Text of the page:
Thirdly, if I was the parents and all of the above wasn’t obvious to me, I’d shoot myself in the best interests of CJ.

      Case closed.

      Mar 24, 2011 at 9:29 pm · @ReplyReply to this comment ·
    • Lalalulu
      Lalalulu

      @TheRealAdam:

      I feel for you. You have clearly been abused and neglected. I assume some great mistreatment has befell you. I hope you get the help you need. Your toxicity is alarming.

      Mar 24, 2011 at 10:26 pm · @ReplyReply to this comment ·
    • TheRealAdam
      TheRealAdam

      The only thing you should be concerned about here is CJ.

      Mar 25, 2011 at 1:16 am · @ReplyReply to this comment ·
    • TheRealAdam
      TheRealAdam

      @Lalalulu: The only thing you should be concerned about here is CJ.

      Mar 25, 2011 at 1:16 am · @ReplyReply to this comment ·
    • ewe
      ewe

      @Lalalulu: Thats not necessary to say to TheRealAdam. We all have the right to feel the way we do perceiving this father. Parents are supposed to love their kids and it seems like we are giving this guy an award or brownie points and a gold star because he loves the child he thinks is gay. If you need proof of that, you can read that no one here is saying ” omg, he is so fabulous that he loves his son who him and wife label as heterosexual. how progressive this wonderful former fully bully is”. No, no one is saying any of that but you are saying a gay person here is alarmingly toxic for not quite being fully trusting of the motives these two parents may have.

      Mar 25, 2011 at 4:29 am · @ReplyReply to this comment ·
    • ewe
      ewe

      @Lalalulu: I mean i tried to answer somewhat nicely but sarcastically to the commenter number 46 “perfectdad” in number 47 by saying gay parents would agree with him but i did not like and i also see his own ignorance when he stated

      “I remember myself wanting to try on my mom’s dresses when I was young, but older than 5 — Now I have 3 kids and a fourth coming so I don’t think it made me gay.”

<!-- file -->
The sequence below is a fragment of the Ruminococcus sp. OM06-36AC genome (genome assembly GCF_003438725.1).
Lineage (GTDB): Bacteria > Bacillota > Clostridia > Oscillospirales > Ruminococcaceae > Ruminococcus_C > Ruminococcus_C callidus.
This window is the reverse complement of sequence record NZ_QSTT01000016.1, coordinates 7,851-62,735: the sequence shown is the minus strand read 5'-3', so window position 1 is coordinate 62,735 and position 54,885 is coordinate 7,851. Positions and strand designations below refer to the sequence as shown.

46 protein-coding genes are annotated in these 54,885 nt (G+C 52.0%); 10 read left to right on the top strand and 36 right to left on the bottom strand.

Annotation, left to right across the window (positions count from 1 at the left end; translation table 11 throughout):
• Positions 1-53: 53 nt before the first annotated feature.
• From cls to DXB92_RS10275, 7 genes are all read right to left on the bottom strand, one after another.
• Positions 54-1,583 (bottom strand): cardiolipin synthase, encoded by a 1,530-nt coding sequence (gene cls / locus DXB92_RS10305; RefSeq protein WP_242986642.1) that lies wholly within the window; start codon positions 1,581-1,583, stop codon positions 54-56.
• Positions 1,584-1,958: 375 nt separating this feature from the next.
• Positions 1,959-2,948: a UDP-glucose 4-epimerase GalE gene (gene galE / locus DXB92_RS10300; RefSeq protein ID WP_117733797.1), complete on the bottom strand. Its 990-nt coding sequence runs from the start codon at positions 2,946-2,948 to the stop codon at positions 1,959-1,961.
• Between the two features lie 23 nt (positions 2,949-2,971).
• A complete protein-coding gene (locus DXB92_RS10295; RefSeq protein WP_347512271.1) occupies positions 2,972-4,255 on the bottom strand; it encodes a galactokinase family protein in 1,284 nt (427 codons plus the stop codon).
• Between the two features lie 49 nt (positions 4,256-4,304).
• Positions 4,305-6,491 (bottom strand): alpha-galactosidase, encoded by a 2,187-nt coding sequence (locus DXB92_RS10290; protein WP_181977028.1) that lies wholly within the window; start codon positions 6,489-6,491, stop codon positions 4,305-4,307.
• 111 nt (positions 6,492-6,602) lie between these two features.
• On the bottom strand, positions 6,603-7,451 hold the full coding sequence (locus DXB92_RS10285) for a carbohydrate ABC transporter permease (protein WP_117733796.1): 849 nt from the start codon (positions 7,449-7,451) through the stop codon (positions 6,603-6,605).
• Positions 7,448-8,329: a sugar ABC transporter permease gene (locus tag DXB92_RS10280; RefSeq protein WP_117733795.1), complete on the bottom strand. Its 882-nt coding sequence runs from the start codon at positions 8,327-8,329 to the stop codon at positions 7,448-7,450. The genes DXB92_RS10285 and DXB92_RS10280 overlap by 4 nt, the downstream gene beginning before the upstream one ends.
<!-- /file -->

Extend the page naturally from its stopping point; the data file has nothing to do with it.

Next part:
What the fuck is that about????
      Clothing and fucking liking the colors pink and purple does not fucking make gay people gay either. What a really wierd disturbing thought he expresses so openly like it is valid. It’s fucking insulting to us as gay people and if there are people on this site that do not understand and/or do not want or need these particular straight people to accept gay people, that is just fine and dandy because straight people certainly don’t spend their lifes moments wondering if gay people accept them. I think he owes gay parents an apology for what he said because there are indeed some gay people who did wear dresses when they were younger and have had their own children just like “perfect dad” has. He should know that it is not exclusively straight to be a parent. What a pig. Really. It’s freagin ignorant and not only does he not know it, he thinks he’s fucking open minded.

      Mar 25, 2011 at 4:43 am · @ReplyReply to this comment ·
    • ewe
      ewe

      I am beginning to envision an entire gang of househusbands in town parks seeking Stepford therapy.

      Mar 25, 2011 at 4:57 am · @ReplyReply to this comment ·
    • ewe
      ewe

      Let’s face it. The more we examine this the more obvious it is that these straight people are ashamed of themselves for being ashamed and chances are it may really only be that way because it’s effecting them personally. We need to just be present for them and their feelings more than celebrating them. I do not need to hear about CJ. From everything so far that kid is just fine with himself. I need to hear these parents explain why they think this is an issue. Being gay is a non issue just like being straight is. I am not even gonna go there.

      Mar 25, 2011 at 5:04 am · @ReplyReply to this comment ·
    • TheRealAdam
      TheRealAdam

      @ewe: Thank you, Ewe.

      @ewe: Yes, I agree with this.

      Mar 25, 2011 at 6:26 am · @ReplyReply to this comment ·
    • Jeffree
      Jeffree

      It’s a heartwarming drama, isn’t it?
      “Parents celebrate and value their son’s specialness!” “Tough guy Dad embraces his son’s femininity.” “Mom fights world’s harsh perception of her possibly gay son!”

      Anytime any story sounds too good to be true, my inner skeptic cries out for attention. And asks lots opf questions:How oes CJ’s brother hold up, with CJ being the one who’s possibly getting more attention. Why does Mom need to label her son at such a young age? Why does Dad’s writing style (register, syntax,vocab etc) match Mom’s at better than 85%? How does blogging so much help the family?